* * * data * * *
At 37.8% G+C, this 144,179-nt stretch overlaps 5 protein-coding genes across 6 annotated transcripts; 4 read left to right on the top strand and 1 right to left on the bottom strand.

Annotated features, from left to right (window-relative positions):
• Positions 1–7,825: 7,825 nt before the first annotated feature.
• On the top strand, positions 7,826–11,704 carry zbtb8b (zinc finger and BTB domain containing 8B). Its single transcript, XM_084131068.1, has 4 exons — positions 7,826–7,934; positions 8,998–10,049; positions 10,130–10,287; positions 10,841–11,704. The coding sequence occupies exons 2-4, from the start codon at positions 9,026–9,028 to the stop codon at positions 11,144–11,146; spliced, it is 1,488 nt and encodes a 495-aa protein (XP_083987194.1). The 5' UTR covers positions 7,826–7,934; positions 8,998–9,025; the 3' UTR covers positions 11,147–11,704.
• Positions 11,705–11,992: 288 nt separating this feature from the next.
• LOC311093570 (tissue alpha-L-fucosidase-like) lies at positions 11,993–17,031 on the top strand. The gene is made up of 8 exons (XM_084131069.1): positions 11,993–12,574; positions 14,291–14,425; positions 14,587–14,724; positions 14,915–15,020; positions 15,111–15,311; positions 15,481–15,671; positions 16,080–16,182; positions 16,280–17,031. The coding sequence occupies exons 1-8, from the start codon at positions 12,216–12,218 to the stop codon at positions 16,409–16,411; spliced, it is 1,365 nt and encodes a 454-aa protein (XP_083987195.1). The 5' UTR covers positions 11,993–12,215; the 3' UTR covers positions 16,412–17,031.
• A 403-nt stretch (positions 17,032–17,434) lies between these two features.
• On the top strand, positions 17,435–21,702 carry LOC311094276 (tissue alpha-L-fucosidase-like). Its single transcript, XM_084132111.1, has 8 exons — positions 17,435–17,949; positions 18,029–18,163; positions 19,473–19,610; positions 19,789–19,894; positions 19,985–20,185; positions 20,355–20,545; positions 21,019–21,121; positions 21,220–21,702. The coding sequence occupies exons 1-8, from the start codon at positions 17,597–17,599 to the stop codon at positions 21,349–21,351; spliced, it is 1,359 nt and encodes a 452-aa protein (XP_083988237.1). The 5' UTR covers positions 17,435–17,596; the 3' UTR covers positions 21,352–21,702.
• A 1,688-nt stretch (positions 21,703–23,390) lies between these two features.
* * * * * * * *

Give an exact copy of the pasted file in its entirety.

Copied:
At 37.8% G+C, this 144,179-nt stretch overlaps 5 protein-coding genes across 6 annotated transcripts; 4 read left to right on the top strand and 1 right to left on the bottom strand.

Annotated features, from left to right (window-relative positions):
• Positions 1–7,825: 7,825 nt before the first annotated feature.
• On the top strand, positions 7,826–11,704 carry zbtb8b (zinc finger and BTB domain containing 8B). Its single transcript, XM_084131068.1, has 4 exons — positions 7,826–7,934; positions 8,998–10,049; positions 10,130–10,287; positions 10,841–11,704. The coding sequence occupies exons 2-4, from the start codon at positions 9,026–9,028 to the stop codon at positions 11,144–11,146; spliced, it is 1,488 nt and encodes a 495-aa protein (XP_083987194.1). The 5' UTR covers positions 7,826–7,934; positions 8,998–9,025; the 3' UTR covers positions 11,147–11,704.
• Positions 11,705–11,992: 288 nt separating this feature from the next.
• LOC311093570 (tissue alpha-L-fucosidase-like) lies at positions 11,993–17,031 on the top strand. The gene is made up of 8 exons (XM_084131069.1): positions 11,993–12,574; positions 14,291–14,425; positions 14,587–14,724; positions 14,915–15,020; positions 15,111–15,311; positions 15,481–15,671; positions 16,080–16,182; positions 16,280–17,031. The coding sequence occupies exons 1-8, from the start codon at positions 12,216–12,218 to the stop codon at positions 16,409–16,411; spliced, it is 1,365 nt and encodes a 454-aa protein (XP_083987195.1). The 5' UTR covers positions 11,993–12,215; the 3' UTR covers positions 16,412–17,031.
• A 403-nt stretch (positions 17,032–17,434) lies between these two features.
• On the top strand, positions 17,435–21,702 carry LOC311094276 (tissue alpha-L-fucosidase-like). Its single transcript, XM_084132111.1, has 8 exons — positions 17,435–17,949; positions 18,029–18,163; positions 19,473–19,610; positions 19,789–19,894; positions 19,985–20,185; positions 20,355–20,545; positions 21,019–21,121; positions 21,220–21,702. The coding sequence occupies exons 1-8, from the start codon at positions 17,597–17,599 to the stop codon at positions 21,349–21,351; spliced, it is 1,359 nt and encodes a 452-aa protein (XP_083988237.1). The 5' UTR covers positions 17,435–17,596; the 3' UTR covers positions 21,352–21,702.
• A 1,688-nt stretch (positions 21,703–23,390) lies between these two features.